When someone invites you to dinner at a country mansion and leaves you sitting in a drawing room for two hours, and then has the housekeeper inform you that Mr Morrison won’t be dining tonight and you can feck off now, you certainly don’t feel like you know him.
Ken Stewart, the former RTÉ presenter, and I were the first people to champion Van’s and Rory Gallagher’s music on radio and in the press. Van had two top-10 UK hits with Them: Baby Please Don’t Go and the brilliant pop classic Here Comes the Night, before heading to the States, where he worked with Bert Berns, who produced the Blowin’ Your Mind album. Van wrote to me a number of times thanking me for keeping his name before the Irish public. His mother also wrote to me from Belfast to say how much he appreciated the support.
One of the early shows in my promoting career was his first Irish tour, in the late 1970s. Peter Grant, the Led Zeppelin manager, is credited with introducing the first 90/10-percentage deal in favour of the artist, but not so. I still have the contract for the 1979 tour, where the agent Paul Charles took 90 percent of the net for Van. But I was Van’s biggest fan and would gladly have worked for nothing. Happy birthday, Van.
Pat Egan is a concert promoter
Van Morrison has been in the consciousness since the day you were born. He’s that guy who is on the radio, but he’s also the guy who is doing the most out-there art you can imagine. He’s a very interesting man to be a fan of. He walks every side that musicians fear and crave.
Van is hugely underrated. He’s done every kind of music better than anyone else has done it, back to the punk rock of Gloria.
Van is not interested in who you are; he’s only interested in if you can play. We spent one evening in my early 20s where we played music, just the two of us all night, and he didn’t talk to me at all. We passed the guitar for a whole night. The guitar lost two strings and we still kept going. At the end he stood up and left. And all he said was, “Nice voice, nice songs.”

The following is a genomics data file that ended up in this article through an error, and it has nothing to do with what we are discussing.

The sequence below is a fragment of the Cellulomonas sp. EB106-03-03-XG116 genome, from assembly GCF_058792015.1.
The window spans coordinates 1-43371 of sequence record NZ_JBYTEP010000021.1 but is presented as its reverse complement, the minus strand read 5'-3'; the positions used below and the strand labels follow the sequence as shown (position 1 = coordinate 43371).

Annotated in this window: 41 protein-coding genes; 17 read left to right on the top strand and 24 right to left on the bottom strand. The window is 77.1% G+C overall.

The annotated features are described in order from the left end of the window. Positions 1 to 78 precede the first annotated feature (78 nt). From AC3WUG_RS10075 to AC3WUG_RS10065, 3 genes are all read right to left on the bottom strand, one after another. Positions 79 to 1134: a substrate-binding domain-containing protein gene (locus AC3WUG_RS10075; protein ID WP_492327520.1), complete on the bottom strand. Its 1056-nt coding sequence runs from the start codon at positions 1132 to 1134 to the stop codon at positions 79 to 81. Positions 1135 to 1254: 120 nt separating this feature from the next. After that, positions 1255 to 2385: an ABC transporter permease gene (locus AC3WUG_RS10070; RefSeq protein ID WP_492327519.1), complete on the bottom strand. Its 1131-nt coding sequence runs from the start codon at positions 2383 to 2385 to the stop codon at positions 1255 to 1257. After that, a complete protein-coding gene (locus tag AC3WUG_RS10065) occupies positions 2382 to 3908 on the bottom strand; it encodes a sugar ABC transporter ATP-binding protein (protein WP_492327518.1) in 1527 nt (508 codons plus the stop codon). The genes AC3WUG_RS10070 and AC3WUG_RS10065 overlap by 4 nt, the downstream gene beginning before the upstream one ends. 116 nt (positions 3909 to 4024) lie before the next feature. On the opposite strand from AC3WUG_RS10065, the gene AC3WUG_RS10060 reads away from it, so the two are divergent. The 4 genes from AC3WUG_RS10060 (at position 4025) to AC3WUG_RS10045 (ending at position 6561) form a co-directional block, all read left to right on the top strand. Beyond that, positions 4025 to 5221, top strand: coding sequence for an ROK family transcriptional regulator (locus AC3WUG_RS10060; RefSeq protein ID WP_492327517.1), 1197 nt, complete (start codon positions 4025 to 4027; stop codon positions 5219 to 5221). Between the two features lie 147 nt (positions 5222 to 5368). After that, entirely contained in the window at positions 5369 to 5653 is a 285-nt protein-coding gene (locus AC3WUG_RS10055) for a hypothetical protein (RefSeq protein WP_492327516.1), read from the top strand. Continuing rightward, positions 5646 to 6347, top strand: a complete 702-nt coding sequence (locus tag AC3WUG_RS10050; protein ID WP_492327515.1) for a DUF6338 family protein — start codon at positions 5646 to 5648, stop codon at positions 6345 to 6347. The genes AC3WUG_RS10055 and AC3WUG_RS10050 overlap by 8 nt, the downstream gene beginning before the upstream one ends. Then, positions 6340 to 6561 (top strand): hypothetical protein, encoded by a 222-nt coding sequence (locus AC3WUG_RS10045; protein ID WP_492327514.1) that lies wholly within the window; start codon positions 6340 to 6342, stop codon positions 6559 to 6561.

Everyone in the music industry, everyone, loves to talk about Van, because he’s real. He’s authentic. You don’t get the impression that he got jaded. I’ve spoken to Levon Helm about him, to Robbie Robertson, and they all say they same thing: that guy’s too real.
When you hear a Van story it’s always about some selfish moment. But actually what you realise when you add up all the stories is that he’s only interested in music. There’s a quote from him where he said, “I’m an introvert in an extrovert business.” That’s it perfectly.
Glen Hansard is a musician
Van Morrison is rightly hailed as an originator, an innovator and a key influencer. But for me, as a teenager growing up with a passion for discovering music, he was also something of an educator. He was a source not only of his own curiously healing music but also of crucial and solid information about where it was all coming from.
An obvious example would be a song like Cleaning Windows. Van sings, “I heard Leadbelly and Blind Lemon / On the street where I was born / Sonny Terry, Brownie McGhee and / Muddy Waters singin’ ‘I’m a Rollin’ Stone’.” If, like me, you were curious about such things, you could check out the names on the list – and other nods to everyone from Hank Williams to Lionel Hampton to James Brown – and you’d soon find yourself plugged directly into everything.
Van’s interviews almost always begin with, “Well, my father had all these records.” It’s a direct reference to the original source: the childhood home on Hyndford Street and cherished recordings by Mahalia Jackson, Artie Shaw, Tommy Dorsey and Josh White. Bing Crosby too. There was jazz, blues and folk. There were cowboy songs. And, at parties, his mother might sing I’ll Take You Home Again, Kathleen.
Now when I hear Van name-checking Webb Pierce, Mose Allison, Jerry Lee, Little Walter and Sister Rosetta Tharpe, I realise it all sounds remarkably like my own record collection. And, of course, that didn’t happen by accident. It’s precisely because I always turned up for class, sat in the front row and paid very close attention to the master. Happy birthday, Van. And thanks.
John Kelly is a writer and broadcaster
My first encounter with the music of Van Morrison was in spring 1982, when I heard his song Cleaning Windows played on BBC radio. As a pale youth in thrall to the austere mysteries of Joy Division and the Bunnymen I thought it a bit of a novelty tune, like George Formby with a Belfast accent.
That same year Dexys Midnight Runners returned, dressed up as chimney sweeps this time, having previously resembled a gang of burglars. They sounded different, too. Keening Irish fiddles had replaced the honking Stax horns of their earlier songs, and the name Van Morrison (the window cleaner guy?) was seemingly appended to every mention of theirs. Dexys were suddenly the world’s biggest band – and even had a hit with a Morrison song about the Scottish darts legend Jocky Wilson. There was clearly much more to this man, the Van.